Moschatel is one of a very small family of plants that are globally uncommon or rare (locally frequent to scarce throughout its U.K. range), and existing in small fragmented populations. It would seem that not a great deal is known about the ecology of this species. It flowers very early in the spring, but the foliage persists most of the summer so it is not considered a spring ephemeral. Holmes (2005) reports: that it is pollinated by a variety of day-flying and night-flying insects, none of which seem specialized for this species; flowering is sequenced for each cube flower unit, with staged openings of the top flower followed by opposite pairs, which might facilitate self-fertilisation. So this tiny flower remains very much a mystery and probably hidden from perception by all but those with an inquisitive botanical eye.  

Holmes, D.S. (2005) Sexual reproduction in British populations of Adoxa moschatellina L. Watsonia 25:265–273

Martin, W.K (1975) The Concise British Flora in Colour. Hong Kong: Ebury Press

Thursday, 21 March 2013

An earful of Waxwing

Flock of Waxwing roosting on the side of Devon Expressway

Whether you are a fanatical wildlife watcher or casual observer of nature around you, there are iconic animals and birds that capture everyone’s imaginations. Polar bears, puffins and pandas all come to mind. But as a boy I was drawn to the mystery of the Waxwing (Bombycilla garrulus), a brightly coloured bird that sporadically irrupts into Britain on an Arctic chill; the polar opposite of the Hoopoe that butterflies in on the heat of a southerly breeze. But I saw neither of these as boy or young man. Eventually it took a trip to Easter Spain to be woken from a convent cell by the terracotta warmth of the Hoopoe.  Two decades later and under rather less enchanting circumstances I encountered my first Waxwing - I stood with Greg chilled between a ceramic industrial building and the roar of the Devon Expressway whilst an ‘earful’ of Waxwing teased us chattering through the February mist on the distant carriageway (hence the rather poor image!). The other collective nouns for Waxwing are more obscure, ‘museum’ and ‘grosbeak’.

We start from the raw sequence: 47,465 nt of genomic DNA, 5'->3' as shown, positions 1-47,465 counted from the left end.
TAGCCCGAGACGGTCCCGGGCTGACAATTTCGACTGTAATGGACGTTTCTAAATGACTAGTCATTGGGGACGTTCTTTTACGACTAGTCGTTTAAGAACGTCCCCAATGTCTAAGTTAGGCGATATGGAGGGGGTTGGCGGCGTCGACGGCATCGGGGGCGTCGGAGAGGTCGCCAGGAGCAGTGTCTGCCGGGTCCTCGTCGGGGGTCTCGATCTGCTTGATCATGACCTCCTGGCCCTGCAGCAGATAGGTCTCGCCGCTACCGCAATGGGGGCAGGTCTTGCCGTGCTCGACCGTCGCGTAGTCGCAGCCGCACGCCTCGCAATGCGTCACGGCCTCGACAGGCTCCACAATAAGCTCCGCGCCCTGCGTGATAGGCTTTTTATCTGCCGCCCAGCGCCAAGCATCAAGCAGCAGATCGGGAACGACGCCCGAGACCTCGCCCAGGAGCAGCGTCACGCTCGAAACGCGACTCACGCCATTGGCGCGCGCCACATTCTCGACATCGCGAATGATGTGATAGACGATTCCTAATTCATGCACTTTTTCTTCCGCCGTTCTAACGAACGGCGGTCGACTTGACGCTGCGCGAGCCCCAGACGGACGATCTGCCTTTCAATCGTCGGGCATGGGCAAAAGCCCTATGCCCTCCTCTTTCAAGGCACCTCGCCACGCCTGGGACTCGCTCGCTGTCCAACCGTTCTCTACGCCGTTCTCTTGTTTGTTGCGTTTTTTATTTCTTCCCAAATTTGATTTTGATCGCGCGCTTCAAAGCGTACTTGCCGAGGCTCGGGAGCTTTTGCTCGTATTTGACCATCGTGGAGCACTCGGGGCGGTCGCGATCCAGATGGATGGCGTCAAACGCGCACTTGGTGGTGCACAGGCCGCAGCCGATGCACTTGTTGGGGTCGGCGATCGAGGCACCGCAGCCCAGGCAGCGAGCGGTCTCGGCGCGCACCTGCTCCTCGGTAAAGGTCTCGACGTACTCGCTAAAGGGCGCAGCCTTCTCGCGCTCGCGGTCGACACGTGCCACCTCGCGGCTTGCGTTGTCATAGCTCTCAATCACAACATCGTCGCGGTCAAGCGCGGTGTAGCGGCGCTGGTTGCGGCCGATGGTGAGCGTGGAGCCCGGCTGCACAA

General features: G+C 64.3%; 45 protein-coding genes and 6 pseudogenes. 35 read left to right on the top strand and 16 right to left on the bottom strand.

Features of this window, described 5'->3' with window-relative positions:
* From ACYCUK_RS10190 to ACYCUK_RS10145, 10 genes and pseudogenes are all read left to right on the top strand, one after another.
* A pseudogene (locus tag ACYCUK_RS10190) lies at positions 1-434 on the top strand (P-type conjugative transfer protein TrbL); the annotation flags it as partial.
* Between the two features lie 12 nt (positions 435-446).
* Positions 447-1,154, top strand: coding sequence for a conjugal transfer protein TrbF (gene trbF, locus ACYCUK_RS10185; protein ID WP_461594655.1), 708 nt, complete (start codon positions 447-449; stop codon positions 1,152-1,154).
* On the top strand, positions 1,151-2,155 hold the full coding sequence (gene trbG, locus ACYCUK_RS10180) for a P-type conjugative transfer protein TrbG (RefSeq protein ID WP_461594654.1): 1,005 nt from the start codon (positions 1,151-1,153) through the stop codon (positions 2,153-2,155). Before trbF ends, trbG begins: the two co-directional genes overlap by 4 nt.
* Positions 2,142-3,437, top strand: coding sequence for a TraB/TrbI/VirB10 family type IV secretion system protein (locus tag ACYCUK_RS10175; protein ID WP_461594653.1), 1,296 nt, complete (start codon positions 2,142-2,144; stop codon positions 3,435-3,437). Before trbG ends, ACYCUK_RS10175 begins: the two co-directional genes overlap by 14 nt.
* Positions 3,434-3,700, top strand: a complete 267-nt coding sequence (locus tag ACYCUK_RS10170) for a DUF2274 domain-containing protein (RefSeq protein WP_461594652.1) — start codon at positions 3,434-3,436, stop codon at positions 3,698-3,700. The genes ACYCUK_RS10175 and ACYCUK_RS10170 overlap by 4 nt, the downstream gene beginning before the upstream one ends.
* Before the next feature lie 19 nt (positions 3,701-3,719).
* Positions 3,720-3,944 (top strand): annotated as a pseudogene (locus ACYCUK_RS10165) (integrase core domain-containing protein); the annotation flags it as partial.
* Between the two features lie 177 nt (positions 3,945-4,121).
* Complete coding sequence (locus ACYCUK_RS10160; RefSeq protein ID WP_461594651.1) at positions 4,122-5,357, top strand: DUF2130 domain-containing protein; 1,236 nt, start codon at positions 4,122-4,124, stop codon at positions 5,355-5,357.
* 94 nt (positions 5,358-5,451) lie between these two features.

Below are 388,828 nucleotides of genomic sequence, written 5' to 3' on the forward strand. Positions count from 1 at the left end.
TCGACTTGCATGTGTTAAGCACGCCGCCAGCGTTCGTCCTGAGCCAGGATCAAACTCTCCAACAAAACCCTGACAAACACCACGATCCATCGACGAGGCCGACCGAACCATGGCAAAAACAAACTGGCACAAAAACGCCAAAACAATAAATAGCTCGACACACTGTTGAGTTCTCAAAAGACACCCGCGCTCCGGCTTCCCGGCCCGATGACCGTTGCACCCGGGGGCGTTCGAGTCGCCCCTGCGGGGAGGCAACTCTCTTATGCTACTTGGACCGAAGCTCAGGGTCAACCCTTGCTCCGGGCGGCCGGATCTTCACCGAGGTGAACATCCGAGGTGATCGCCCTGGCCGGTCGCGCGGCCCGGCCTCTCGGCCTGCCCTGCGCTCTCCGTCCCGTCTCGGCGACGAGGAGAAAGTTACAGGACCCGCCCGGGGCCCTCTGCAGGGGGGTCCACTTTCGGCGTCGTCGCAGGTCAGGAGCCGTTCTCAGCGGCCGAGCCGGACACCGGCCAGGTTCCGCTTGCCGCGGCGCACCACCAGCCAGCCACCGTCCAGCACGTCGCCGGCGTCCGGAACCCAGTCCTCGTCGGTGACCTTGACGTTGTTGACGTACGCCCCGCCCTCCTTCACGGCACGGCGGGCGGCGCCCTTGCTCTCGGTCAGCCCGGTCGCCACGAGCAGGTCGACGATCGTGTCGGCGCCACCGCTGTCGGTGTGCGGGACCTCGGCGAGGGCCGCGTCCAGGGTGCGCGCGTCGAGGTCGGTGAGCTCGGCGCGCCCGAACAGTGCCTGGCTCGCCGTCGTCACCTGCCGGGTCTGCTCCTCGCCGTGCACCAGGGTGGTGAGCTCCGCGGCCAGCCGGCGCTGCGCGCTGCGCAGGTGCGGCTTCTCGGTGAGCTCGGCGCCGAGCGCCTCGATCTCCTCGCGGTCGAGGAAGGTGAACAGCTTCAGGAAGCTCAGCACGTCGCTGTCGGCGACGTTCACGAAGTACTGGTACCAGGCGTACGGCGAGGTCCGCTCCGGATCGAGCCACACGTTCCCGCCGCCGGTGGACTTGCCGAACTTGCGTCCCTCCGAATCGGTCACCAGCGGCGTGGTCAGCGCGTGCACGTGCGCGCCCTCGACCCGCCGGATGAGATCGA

Our rather sad looking specimens with much of their colorific splendour drained out by the enveloping greyness made occasional risky efforts to feed on the last abject rose hips on the central reservation. They are under better conditions very jazzy birds, featuring a punky hair-do, black eye mask and accessorised with red and bright yellow feathers. Their mystery lies in part to due to their occasional mass migrations (‘irruptions’) from Northern area such as Scandinavia in tens of thousands into mainly Eastern Britain. However the extreme cold weather this February would appear to have driven them further to the warmer West Country. Their apparent tameness means that they seem relatively unaffected by human activities and so they seem unabashed feasting in a Tesco’s car park, or in our case amongst heavy traffic. It was fantastic to get my first glimpse of these quirky birds, but I hope next time that I come to meet them at a more attractive feeding location and that I do not have to wait another half a lifetime.

Wednesday, 20 February 2013


There was an excited call from my wife the other day when she spotted from our upstairs skylight a large bird in our neighbour’s garden. It turned out to be a Buzzard (Buteo buteo) standing slightly hunched and initially motionless in the grass. After a while it walked slowly to perch on a bench. On closer inspection with the neighbour it seemed unwilling or unable to fly even in the presence of two sizable Tom cats. Sadly a few hours later it died.
So what could have been the cause of death? My immediate thought was that it had hit the ground too hard whilst chasing prey or had taken a glancing blow from a car on the nearby A road, before coming to rest in the garden. However a friend informed me that there would appear to be a lot of poisoning of birds of prey occurring in Devon. There are certainly a lot of young pheasants to protect in our area and an over-zealous gamekeeper might be tempted to break the law. This is supported by the RSPB’s latest Birdcrime Report (RSPB, 2012), which shows Devon to be one of the worst areas in the UK for confirmed persecution of birds of prey. On this basis I rang the 'Predatory Bird Monitoring Scheme' (PBMS), who take in suspected cases of poisoning for analysis. However the chap I spoke to felt our Buzzard’s was more likely to be the result of injuries from a collision that had enabled the bird to initially fly away but later suffer from internal bleeding. He said this was supported by a number of specimens that had been sent into them and that without circumstantial evidence it would be hard to prove anything.

This is clearly an awful tragedy for the individual bird and we will never know now what caused its death. However the backdrop is of a bird species that has been very successful over recent years expanding into/returning to many areas of Britain. We appear to have a very strong local population and are lucky to have daily experiences of them perched or soaring over the landscape.

Predatory Bird Monitoring Scheme – See
RSPB (2012) BIRDCRIME 2011 - Offences against wild bird legislation in 2011[Online]. [Accessed 20/02/13] 

Saturday, 9 February 2013


Strawberry anemone with tentacles retracted